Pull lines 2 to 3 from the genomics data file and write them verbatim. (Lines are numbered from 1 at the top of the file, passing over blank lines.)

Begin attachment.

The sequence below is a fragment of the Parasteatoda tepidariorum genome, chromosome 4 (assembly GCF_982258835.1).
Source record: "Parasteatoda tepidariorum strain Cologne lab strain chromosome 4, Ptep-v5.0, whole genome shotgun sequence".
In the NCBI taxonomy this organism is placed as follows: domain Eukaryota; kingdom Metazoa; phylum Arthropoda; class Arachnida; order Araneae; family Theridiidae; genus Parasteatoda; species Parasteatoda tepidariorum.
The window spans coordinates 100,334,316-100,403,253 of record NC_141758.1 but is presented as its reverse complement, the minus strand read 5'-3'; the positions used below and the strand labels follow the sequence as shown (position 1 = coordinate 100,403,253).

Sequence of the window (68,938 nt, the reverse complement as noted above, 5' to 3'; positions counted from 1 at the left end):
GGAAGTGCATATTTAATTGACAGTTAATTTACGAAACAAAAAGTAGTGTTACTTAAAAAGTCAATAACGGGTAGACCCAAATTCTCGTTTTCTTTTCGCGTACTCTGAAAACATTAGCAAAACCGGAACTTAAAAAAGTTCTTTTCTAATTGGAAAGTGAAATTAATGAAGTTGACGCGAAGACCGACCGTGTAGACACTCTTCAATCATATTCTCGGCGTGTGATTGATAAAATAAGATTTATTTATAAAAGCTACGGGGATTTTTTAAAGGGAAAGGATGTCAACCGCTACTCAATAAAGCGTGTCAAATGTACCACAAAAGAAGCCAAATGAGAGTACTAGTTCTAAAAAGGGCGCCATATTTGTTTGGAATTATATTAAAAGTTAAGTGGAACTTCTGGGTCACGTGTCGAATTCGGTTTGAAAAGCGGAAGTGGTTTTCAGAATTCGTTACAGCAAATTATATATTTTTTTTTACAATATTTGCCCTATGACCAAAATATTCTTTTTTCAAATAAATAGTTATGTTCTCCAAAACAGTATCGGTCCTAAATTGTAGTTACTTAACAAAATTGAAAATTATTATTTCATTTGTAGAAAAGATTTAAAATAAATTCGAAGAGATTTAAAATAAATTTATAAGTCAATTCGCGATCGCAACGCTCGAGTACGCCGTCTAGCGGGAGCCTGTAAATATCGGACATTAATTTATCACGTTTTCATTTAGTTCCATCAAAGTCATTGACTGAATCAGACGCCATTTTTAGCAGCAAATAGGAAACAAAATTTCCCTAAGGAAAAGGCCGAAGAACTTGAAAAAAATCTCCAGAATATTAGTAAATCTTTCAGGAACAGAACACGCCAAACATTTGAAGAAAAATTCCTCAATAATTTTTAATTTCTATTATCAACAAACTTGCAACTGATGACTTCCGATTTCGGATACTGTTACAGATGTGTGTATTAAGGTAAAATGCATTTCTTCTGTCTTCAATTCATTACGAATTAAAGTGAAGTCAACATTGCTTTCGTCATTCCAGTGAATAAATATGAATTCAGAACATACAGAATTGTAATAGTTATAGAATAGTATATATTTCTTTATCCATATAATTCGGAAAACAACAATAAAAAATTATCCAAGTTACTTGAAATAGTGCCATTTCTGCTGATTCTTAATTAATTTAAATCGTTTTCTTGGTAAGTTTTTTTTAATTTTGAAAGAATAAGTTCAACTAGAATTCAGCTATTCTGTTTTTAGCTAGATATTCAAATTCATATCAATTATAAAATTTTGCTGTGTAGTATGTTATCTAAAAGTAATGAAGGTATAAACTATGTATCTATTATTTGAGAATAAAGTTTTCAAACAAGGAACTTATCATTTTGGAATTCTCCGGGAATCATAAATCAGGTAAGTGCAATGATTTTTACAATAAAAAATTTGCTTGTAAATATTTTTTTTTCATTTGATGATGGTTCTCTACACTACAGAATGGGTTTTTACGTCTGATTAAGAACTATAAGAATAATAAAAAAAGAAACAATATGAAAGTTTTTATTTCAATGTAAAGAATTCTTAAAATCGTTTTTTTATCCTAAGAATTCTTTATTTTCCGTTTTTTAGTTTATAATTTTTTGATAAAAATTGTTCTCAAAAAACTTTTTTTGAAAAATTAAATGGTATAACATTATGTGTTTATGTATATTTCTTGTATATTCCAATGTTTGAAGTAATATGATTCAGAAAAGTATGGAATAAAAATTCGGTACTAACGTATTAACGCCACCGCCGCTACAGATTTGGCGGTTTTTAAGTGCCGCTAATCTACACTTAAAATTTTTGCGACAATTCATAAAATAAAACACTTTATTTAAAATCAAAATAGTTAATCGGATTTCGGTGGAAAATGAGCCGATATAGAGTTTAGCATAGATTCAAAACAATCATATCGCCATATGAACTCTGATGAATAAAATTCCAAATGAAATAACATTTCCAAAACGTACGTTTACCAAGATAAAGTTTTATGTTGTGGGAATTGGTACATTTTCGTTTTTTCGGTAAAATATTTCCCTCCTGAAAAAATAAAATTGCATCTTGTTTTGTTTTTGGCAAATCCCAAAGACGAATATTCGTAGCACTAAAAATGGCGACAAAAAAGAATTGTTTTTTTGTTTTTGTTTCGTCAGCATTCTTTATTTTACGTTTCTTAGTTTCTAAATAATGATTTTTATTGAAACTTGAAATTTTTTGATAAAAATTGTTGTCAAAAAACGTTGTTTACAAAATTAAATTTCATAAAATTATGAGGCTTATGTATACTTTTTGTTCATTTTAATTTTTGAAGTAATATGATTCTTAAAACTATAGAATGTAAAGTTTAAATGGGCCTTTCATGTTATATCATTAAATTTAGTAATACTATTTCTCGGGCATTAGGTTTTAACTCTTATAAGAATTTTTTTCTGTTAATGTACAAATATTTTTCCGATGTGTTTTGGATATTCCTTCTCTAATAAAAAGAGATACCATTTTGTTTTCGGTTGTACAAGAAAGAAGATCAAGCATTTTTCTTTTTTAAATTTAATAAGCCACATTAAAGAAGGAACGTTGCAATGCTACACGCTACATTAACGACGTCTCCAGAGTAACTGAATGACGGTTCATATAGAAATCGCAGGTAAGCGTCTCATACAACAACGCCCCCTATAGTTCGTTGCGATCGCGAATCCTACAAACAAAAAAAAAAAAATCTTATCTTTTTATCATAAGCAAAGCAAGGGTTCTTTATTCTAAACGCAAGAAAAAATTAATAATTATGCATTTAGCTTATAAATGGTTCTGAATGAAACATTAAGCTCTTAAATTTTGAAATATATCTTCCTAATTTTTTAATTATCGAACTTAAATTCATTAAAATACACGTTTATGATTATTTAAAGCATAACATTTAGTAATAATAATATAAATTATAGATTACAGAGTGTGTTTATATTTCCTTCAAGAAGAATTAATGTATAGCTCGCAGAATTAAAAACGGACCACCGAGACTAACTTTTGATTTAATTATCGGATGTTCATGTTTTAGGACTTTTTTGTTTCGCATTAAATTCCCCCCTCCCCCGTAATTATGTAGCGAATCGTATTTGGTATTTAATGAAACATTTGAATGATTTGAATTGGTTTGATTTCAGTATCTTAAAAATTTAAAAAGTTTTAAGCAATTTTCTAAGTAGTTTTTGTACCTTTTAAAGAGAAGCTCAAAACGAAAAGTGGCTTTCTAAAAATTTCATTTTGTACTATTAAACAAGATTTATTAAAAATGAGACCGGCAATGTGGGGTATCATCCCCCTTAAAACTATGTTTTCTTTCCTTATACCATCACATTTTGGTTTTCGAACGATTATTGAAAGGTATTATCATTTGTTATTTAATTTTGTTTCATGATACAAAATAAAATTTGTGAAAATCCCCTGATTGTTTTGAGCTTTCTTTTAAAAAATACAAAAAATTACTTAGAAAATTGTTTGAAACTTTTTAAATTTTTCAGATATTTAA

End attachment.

Source record: "Parasteatoda tepidariorum strain Cologne lab strain chromosome 4, Ptep-v5.0, whole genome shotgun sequence".
In the NCBI taxonomy this organism is placed as follows: domain Eukaryota; kingdom Metazoa; phylum Arthropoda; class Arachnida; order Araneae; family Theridiidae; genus Parasteatoda; species Parasteatoda tepidariorum.